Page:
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Blue chip stocks surge after all-clear over Clinton emails

Published 07/11/2016

The FTSE 100 Index was up 1.4% to 6,785.89 in early trading
The FTSE 100 Index was up 1.4% to 6,785.89 in early trading

Britain's blue chip stocks surged on Monday, gaining £28 billion in value after US presidential candidate Hillary Clinton was given the all-clear from the FBI over her handling of classified information.

The FTSE 100 Index closed higher by 1.7% to 6806.9 points , as the London market swung back into positive territory after slumping to a seven-week low on Friday when investors sweated over polls showing a close race to the White House.

The upward move added £28.6 billion to the value of the FTSE 100 index.

Republican candidate Donald Trump had been closing the gap on Mrs Clinton after the FBI began investigating a fresh tranche of emails linked to the Democratic nominee.

Across Europe, the French Cac 40 and German Dax both closed higher by around 1.9%.

However, the pound saw last week's gains stripped away as the US dollar strengthened after FBI director James Comey said Mrs Clinton was no longer under the spotlight.

Sterling was down nearly 1% against the greenback at 1.240 US dollars, and flat against the euro at 0.2% 1.123.

The drop in the pound comes after the UK currency leapt to a three-and-a-half week high on Thursday - hitting 1.25 US dollars - after the High Court ruled that Brexit must face a parliamentary vote before Article 50 is triggered.

Neil Wilson, markets analyst at ETX capital, said markets were now acting as if the latest email investigation into Mrs Clinton never happened.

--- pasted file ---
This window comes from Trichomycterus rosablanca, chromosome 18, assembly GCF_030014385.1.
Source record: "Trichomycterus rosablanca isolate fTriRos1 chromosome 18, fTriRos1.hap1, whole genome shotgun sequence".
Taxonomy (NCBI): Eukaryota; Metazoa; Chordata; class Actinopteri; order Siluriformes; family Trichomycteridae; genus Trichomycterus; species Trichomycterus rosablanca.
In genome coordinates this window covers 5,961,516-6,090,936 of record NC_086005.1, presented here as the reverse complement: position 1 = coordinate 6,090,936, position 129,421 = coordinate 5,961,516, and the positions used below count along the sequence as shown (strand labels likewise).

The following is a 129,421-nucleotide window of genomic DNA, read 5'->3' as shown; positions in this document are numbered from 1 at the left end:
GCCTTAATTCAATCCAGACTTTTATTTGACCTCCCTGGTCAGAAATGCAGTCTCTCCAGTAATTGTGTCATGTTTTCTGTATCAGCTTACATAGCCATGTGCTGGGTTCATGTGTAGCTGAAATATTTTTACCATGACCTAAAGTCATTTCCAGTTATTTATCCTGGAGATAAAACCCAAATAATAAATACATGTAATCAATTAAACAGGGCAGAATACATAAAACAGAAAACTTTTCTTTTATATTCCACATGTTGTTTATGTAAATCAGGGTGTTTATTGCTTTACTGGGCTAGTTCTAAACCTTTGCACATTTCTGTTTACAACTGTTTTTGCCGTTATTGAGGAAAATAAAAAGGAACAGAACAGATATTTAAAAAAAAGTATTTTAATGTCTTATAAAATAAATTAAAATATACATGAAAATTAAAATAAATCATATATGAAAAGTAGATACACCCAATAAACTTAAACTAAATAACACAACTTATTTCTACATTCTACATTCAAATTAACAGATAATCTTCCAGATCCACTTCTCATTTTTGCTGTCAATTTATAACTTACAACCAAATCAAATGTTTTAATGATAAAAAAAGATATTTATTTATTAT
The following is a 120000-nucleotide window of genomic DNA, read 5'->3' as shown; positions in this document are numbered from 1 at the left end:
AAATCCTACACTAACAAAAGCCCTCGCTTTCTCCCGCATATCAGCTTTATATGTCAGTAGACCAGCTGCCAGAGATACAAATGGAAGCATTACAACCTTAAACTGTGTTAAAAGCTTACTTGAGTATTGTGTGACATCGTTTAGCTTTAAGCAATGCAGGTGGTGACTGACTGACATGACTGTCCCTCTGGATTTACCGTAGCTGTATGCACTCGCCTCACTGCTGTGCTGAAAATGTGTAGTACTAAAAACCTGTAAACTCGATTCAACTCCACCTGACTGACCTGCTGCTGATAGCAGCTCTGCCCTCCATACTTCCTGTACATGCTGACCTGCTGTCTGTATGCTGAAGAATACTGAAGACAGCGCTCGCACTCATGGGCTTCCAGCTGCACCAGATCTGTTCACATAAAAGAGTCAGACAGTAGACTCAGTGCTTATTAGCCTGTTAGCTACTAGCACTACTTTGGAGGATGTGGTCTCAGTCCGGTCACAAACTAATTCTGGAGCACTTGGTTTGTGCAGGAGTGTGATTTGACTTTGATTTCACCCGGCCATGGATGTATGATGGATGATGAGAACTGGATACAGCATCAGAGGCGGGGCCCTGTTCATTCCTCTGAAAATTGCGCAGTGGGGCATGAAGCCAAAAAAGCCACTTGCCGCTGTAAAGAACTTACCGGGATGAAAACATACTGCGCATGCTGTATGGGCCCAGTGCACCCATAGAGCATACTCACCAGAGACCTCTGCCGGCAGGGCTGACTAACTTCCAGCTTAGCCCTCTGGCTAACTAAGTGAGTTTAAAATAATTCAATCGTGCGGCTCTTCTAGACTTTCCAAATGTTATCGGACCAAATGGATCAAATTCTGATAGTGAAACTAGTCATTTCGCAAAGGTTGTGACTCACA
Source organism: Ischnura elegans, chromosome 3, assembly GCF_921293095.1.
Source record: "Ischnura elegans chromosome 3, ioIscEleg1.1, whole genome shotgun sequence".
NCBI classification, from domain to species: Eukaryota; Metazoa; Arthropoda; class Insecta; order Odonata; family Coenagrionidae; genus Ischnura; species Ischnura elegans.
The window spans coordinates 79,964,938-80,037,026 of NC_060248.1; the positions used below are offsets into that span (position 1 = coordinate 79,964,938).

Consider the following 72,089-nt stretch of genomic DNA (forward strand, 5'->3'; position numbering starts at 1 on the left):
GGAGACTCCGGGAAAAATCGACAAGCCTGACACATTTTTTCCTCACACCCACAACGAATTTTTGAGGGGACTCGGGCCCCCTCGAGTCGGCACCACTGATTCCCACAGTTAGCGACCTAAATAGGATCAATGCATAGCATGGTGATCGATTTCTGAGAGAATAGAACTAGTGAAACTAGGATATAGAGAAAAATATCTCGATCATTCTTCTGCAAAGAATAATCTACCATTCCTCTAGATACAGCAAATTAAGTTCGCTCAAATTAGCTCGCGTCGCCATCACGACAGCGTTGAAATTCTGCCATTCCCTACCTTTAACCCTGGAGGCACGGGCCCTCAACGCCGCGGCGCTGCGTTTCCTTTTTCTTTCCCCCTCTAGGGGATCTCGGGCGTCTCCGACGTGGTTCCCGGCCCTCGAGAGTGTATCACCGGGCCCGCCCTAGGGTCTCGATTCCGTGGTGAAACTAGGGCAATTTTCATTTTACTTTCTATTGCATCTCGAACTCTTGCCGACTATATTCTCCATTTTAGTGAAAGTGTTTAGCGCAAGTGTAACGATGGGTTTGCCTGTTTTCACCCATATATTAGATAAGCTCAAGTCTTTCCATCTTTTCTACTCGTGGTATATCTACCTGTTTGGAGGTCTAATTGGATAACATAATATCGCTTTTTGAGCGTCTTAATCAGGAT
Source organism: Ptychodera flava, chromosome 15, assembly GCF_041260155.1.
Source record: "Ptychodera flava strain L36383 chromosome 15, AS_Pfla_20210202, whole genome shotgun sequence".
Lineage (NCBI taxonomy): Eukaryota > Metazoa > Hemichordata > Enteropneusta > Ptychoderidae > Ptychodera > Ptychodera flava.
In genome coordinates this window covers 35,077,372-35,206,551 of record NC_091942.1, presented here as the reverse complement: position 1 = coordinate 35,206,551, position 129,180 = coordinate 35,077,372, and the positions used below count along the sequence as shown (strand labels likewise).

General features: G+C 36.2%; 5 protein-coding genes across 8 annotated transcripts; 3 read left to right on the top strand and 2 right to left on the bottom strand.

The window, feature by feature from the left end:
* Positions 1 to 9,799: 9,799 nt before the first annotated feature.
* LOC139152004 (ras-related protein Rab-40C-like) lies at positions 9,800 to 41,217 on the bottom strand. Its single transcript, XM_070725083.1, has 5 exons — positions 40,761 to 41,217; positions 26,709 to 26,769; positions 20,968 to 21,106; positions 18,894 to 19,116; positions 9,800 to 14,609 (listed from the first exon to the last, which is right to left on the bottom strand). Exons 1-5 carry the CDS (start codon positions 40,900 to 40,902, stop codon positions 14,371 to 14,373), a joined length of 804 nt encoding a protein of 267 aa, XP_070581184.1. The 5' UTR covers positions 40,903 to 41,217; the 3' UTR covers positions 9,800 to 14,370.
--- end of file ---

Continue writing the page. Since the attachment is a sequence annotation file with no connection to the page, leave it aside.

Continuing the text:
" If Trump wins and the dollar slides, the FTSE could easily hand back these gains and quickly. A stronger pound versus the dollar coupled with a broader risk-off sentiment could spark a big sell off," he said.

"A 10% plunge for US stocks might be expected as this would take us back to February's lows.

"A Clinton win will likely spark a further rally for equities like we are seeing today. Gains of 5% in US and UK indices from where we are now wouldn't be out of the question as this would send stock markets back to recently-hit record highs."

The positive swing from the London market in the run-up to the US p residential election result draws parallels with the FTSE 100 Index's leap just before the outcome of EU referendum.

The London market jumped to a two-month high on June 23, before crashing more than 3% the day after when it became clear that Britain had voted for Brexit.

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